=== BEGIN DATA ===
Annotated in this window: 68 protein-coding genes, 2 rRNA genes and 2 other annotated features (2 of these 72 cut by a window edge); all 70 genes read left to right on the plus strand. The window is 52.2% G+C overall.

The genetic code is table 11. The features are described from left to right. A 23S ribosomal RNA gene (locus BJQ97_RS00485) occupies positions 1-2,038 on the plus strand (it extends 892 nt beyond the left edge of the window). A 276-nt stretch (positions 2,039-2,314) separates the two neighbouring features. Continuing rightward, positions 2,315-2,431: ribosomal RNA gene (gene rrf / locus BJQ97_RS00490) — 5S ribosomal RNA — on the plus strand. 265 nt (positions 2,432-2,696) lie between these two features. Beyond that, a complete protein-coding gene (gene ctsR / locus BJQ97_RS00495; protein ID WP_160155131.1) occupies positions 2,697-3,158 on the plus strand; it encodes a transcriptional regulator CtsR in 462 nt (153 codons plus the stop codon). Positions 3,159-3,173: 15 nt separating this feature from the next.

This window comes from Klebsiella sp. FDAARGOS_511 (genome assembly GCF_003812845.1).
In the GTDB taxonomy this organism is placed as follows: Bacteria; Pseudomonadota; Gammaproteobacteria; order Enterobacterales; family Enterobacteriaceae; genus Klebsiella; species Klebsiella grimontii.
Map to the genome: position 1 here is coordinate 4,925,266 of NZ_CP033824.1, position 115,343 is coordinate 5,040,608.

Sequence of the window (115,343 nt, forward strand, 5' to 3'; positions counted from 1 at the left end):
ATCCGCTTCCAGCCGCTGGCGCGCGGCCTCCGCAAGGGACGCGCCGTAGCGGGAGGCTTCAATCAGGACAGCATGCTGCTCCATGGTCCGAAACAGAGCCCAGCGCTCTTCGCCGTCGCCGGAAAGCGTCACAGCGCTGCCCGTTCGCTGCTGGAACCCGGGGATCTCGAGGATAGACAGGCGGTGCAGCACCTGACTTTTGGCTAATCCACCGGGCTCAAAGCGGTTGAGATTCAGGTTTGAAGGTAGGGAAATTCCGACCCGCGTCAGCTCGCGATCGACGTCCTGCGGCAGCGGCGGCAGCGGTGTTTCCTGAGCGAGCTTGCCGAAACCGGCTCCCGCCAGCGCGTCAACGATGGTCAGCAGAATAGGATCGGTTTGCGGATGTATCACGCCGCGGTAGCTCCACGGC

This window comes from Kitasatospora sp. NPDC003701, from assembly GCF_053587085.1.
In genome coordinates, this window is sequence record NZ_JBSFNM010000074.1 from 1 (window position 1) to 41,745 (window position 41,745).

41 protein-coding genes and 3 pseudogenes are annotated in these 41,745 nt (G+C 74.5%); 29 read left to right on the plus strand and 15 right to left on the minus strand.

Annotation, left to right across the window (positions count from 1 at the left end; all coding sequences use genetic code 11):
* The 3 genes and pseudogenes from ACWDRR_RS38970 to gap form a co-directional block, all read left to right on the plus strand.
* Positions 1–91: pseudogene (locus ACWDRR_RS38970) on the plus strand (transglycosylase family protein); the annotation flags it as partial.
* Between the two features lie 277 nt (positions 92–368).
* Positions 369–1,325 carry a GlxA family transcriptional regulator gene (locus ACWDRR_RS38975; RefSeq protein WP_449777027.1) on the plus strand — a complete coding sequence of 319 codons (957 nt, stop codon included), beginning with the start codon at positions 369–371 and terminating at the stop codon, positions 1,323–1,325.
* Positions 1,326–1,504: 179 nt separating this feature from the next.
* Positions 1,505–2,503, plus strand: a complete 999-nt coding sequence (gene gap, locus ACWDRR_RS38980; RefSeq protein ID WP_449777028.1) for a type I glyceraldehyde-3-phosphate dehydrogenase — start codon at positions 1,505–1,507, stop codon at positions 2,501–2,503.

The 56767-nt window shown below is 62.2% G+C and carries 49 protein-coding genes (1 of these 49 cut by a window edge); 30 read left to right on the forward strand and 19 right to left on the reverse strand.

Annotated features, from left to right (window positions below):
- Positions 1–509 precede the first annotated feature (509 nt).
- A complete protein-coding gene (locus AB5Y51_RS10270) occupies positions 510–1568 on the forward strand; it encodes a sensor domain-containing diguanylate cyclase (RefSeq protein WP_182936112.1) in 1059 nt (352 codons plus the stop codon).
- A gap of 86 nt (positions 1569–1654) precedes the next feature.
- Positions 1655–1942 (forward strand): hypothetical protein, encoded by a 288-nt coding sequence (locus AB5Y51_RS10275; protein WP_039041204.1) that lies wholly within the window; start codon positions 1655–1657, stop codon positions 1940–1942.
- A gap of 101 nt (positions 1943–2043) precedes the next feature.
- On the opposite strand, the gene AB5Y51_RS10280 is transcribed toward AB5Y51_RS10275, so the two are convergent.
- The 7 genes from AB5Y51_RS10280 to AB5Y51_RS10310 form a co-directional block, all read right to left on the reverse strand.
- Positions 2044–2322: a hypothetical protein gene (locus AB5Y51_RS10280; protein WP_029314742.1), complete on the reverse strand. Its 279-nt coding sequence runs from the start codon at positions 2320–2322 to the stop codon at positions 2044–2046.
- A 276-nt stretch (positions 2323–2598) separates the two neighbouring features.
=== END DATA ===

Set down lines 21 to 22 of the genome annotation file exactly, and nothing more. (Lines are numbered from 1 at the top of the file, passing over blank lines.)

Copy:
- A complete protein-coding gene (locus AB5Y51_RS10270) occupies positions 510–1568 on the forward strand; it encodes a sensor domain-containing diguanylate cyclase (RefSeq protein WP_182936112.1) in 1059 nt (352 codons plus the stop codon).
- A gap of 86 nt (positions 1569–1654) precedes the next feature.